Jones Act is ‘pro-American’ only if failure is the policy metric

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A Washington Times article claims the 1920 law is “pro-American,” but with friends like the Jones Act, who needs enemies?

By Jonathan Helton

It is a popular misconception that the federal maritime law known as the Jones Act supports American industry and jobs.

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A recent commentary in the Washington Times, for example, was headlined “Stop the transfer of U.S. critical industry and jobs overseas: Support the pro-American Jones Act.”

Jonathan Helton

Written by Richard Balzano, CEO of the Dredging Contractors of America, the article sought to defend the 1920 federal maritime law against the increasing number of voices calling for its reform

However, without its subtitle, “Support the pro-American Jones Act,” the headline could have just as easily been suggesting the need for Jones Act reform.

That’s because the Jones Act actually undermines U.S. industry and jobs. Its alleged purpose was to bolster America’s domestic maritime fleet and ensure national security. But with only 94 large oceangoing Jones Act-qualified ships left — down from 257 in 1980 — it is pretty clear the law has failed.

To put that in perspective, there are more than 54,000 large oceangoing merchant vessels worldwide, leaving the U.S. with less than 1% of the international market share.

U.S. shipyards capable of building oceangoing commercial ships, meanwhile, had declined to a mere four as of 2021, during which they did not deliver a single Jones Act ship.

Commercial shipyard jobs have been steadily declining as well, from 180,000 in 1980 to 94,000 in 2018 — and few of those 94,000 jobs are at those four yards.

Not only that, three of the remaining four large commercial shipyards are largely foreign-owned. Plus, much of the design and technology used in the construction of Jones Act vessels comes from foreign sources.

Further, U.S. shipyards are so expensive that most Jones Act carrier companies send their vessels to foreign shipyards, such as in China, for repair and maintenance. Even a 50% U.S. tariff on using foreign shipyards isn’t enough to discourage the practice.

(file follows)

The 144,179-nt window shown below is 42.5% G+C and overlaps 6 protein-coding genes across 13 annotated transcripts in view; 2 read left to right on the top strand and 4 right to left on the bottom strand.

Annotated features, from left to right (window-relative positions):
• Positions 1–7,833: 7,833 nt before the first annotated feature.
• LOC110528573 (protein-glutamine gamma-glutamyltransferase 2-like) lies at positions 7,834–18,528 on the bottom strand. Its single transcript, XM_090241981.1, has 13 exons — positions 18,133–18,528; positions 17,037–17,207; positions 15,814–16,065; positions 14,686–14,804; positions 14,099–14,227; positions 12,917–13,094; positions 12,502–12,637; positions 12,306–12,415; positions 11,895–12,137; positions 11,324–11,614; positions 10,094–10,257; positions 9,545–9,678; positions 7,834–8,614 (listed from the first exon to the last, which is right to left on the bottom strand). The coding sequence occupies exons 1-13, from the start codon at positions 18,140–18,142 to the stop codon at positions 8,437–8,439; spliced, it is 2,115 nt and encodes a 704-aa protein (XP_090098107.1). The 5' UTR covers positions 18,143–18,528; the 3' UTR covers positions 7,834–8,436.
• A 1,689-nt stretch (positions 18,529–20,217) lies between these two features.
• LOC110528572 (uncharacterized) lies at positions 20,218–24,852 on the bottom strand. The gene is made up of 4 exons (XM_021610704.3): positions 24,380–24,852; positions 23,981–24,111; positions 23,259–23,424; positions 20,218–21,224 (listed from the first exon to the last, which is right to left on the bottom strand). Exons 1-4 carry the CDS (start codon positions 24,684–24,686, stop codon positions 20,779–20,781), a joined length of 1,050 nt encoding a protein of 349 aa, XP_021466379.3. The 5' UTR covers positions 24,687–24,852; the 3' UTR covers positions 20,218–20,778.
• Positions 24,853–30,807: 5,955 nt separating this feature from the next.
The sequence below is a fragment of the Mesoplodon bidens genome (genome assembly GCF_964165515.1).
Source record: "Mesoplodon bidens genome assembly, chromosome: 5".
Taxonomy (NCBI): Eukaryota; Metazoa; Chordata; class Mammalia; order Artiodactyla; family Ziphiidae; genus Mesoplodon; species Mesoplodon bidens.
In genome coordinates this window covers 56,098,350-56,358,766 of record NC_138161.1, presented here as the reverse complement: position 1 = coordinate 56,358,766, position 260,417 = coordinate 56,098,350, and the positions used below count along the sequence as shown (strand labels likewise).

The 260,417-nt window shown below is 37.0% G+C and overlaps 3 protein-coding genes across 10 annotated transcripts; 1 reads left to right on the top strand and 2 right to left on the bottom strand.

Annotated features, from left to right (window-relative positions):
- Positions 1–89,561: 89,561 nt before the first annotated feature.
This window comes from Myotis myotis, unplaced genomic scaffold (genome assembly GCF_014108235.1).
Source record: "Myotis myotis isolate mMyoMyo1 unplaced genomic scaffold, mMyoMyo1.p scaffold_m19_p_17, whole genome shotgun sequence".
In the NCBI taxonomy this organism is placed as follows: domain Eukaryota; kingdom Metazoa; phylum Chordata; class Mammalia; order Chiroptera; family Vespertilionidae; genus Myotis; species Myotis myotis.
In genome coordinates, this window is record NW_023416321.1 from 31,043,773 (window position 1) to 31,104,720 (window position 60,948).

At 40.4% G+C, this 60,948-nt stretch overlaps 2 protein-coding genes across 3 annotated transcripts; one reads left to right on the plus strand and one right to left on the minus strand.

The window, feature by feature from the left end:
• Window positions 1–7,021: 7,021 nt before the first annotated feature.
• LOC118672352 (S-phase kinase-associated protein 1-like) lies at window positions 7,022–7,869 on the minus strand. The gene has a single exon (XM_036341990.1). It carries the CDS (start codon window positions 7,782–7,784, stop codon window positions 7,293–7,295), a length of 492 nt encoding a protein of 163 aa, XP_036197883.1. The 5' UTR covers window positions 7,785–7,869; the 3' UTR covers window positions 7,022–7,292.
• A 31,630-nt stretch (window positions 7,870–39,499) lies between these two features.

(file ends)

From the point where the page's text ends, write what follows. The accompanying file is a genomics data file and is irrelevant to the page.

Pasha Hawaii, for example, is currently retrofitting its 42-year-old Horizon Reliance containership at a Chinese shipyard to run on LNG. Similarly, Matson announced this month that it will be sending its Daniel K. Inouye — the largest containership ever built in the U.S. when it was completed in 2018 — to a Chinese shipyard next year, also to have it converted to LNG propulsion.

Nevertheless, in Balzano’s view, the Jones Act is vital to America’s economic, national and energy security.

“The Russian invasion of Ukraine is teaching us about energy independence,” Balzano wrote. “We must as a nation be able to supply our own energy and transport it around the nations when and where it is needed.”

Balzano is correct that the Russia-Ukraine conflict has highlighted America’s energy situation. But he misses the boat when he declares that the Jones Act “protects our critical maritime infrastructure and workforce to ensure the movement of energy, agriculture and other critical commodities.”

For example, even though the United States is the world’s top natural gas producer, there are zero Jones Act tankers capable of carrying the fuel between U.S. ports. That’s because these ships cost an estimated two to three times more to build in U.S. shipyards than overseas. As a result, Puerto Rico cannot access cheap liquefied natural gas from Texas and Louisiana. Instead, it imports all of its LNG from abroad — sometimes from Russia.

At the opposite end of the country, Hawaii has become almost wholly dependent on foreign fuel imports, in large degree because of the Jones Act. In normal years, for example, the Aloha State buys a quarter to a third of its crude oil from Russia. Most of the rest comes from Libya, Angola and other countries that also don’t necessarily align with U.S. interests.

The high price of building and operating a Jones Act tanker means it’s more attractive for Hawaii’s only refinery, Par Hawaii, to source oil from abroad. Thus, U.S. dollars and jobs flow abroad, and U.S. states and territories end up dependent on geopolitical rivals such as Russia.

The sad truth is that while a small and shrinking subset of the U.S. economy has been reaping the benefits from the Jones Act, American consumers — especially in areas dependent on ocean transportation — have been paying the price.

Businesses have suffered too. Farmers and agricultural interests have long complained about the Jones Act, and it has been causing headaches for the U.S. offshore wind industry all across the country.

Balzano also mentioned that the law supports 650,000 U.S. jobs overall, a number that independent researchers are unable to substantiate, and which has mysteriously ballooned in recent years, even as America’s maritime industry has declined; in 2014, the Jones Act lobby said the total was 500,000.

In any case, no matter how many jobs the domestic maritime industry actually supports, the Jones Act has nothing to do with it, and those jobs would not disappear if the law were reformed. To the contrary, reform would likely lead to more maritime jobs, since that would allow for greater shipping competition and more work at American ports.

Balzano concluded that U.S. policymakers should, “Stand up for American jobs, American-made products and America’s security.”

Yes, and the best way to do that would be to reform the Jones Act.
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Jonathan Helton is a research associate with the Grassroot Institute of Hawaii. For more articles about the Jones Act, go here.

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